170918_Unleash_the_colour_2.jpg

How did the Omnifire make a difference?

The previous machines worked but the production was slow. Typically, it would normally take 20 mins production and then the Omnifire came along and cut production time by over 50% to 9 minutes. This would increase production speed dramatically so the financial basis was much more compelling and the quality was also better. The Omnifire 1000 enables you to print onto larger objects and we wanted to include the machine into our existing process. We can now change parts and this enables mass customisation and can print to a high volume and then customise for automotive and we get closer to the end customer for cars.

With the robotic system, we can change the format to print onto different shapes. It takes time to learn and you can learn you can change colours, change designs and this is really interesting – I can take out 100,000 from my production line to just print and trace which parts I want to print. Now it is flexible on printing different parts from our production line. This enables us to be flexible and adaptable which is what a manufacturer needs these days.

What kind of new ideas has this enabled?

Over time we are getting lots of new ideas and some of the best ones are coming from our customers. For example, we have a customer who manufactures wheels and they have approached us for printing directly onto wheels and this is exciting. Only the Omnifire 1000 can print a large 19” wheel and they want to use this technology to be able to individualise the wheels. We are in the process now of developing this project.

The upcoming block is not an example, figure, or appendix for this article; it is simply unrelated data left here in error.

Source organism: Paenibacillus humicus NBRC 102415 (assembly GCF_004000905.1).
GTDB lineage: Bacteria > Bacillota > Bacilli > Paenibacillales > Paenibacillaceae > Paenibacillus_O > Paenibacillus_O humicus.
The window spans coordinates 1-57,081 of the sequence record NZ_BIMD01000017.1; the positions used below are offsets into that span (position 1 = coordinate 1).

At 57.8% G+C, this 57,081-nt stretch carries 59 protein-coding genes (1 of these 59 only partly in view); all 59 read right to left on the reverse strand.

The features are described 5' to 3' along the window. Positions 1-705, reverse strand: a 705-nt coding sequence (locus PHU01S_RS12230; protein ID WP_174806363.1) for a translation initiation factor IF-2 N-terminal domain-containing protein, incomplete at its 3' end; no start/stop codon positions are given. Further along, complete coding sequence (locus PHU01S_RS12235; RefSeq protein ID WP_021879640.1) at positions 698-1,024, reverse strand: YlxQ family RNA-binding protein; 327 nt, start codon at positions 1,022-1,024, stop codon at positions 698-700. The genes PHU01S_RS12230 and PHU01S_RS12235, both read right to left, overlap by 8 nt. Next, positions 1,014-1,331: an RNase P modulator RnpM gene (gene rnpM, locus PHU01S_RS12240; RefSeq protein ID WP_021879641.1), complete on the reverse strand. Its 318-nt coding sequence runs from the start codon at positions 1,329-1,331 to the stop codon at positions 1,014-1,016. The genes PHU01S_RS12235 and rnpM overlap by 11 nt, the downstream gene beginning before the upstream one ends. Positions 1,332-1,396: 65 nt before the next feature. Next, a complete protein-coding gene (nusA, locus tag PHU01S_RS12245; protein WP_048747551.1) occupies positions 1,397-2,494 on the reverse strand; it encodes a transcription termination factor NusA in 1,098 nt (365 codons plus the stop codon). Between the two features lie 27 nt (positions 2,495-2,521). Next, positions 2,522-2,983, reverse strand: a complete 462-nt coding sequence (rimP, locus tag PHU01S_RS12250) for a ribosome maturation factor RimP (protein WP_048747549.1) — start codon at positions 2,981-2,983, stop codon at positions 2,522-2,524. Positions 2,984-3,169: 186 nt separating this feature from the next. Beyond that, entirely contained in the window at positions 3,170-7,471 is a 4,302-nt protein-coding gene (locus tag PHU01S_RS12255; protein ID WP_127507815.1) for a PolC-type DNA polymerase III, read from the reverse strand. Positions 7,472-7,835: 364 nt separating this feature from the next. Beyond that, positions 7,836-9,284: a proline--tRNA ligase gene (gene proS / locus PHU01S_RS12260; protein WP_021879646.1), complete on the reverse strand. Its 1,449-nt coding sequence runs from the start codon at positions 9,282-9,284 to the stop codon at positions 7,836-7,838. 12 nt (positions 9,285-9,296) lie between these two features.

And another interesting project is to print onto wood for interior trim. The Omnifire system will print black stripes in between grain. It works because you scan an expensive wood and you can print it onto a cheaper wood and it looks exactly the same. So it enables you to create a really nice finish that feels and looks like an expensive wood, yet it has reduced cost and increased value inside.

Do you think that you are still at an early stage with the technology?

Yes. With the John Cooper project along with Smart we think that at the moment digital production equates to 5% of total volume but we see this volume up to 25% in the next two years and it could happen very quickly if you have a contract with an A or B class, then you have 300,000 parts per year, and that is a big volume. This can happen very suddenly. Consumers really see that they want to have their own personality.

So would you agree that personalisation is a key driver?

Yes on the one hand it is but not the only value. An equally important driver is to be able to produce products that suit the local taste of a market.

For example, every European city could have a product that is unique to the colours of that City. But they may want to print it so you have the map of the City on the Radio panel for example. This possibility to bring personalisation and localisation to the car finish and the creative possibilities are really only at the start.

What other benefits does this enable production?

Of course, the personalisation and customisation element is exciting but digitisation also increases flexibility in production that can give cost savings and efficiency enhancements. For example, painting of cars is quite wasteful. So inkjet can enable partial painting as 40% of paint is usually wasted with the existing process.

The inkjet technology enables partial painting. We don’t have to paint all of it we could print onto a black part, we could do this with print instead of paint as this removes the need for a machine to spray on the paint, as it could be printed. 40% of a piece is painted and we have to throw things away and this technology means we that we can reduce waste which of course is far more ecological.

Thomas and Markus will be presenting at InPrint 2017 on 10 am on 15th November.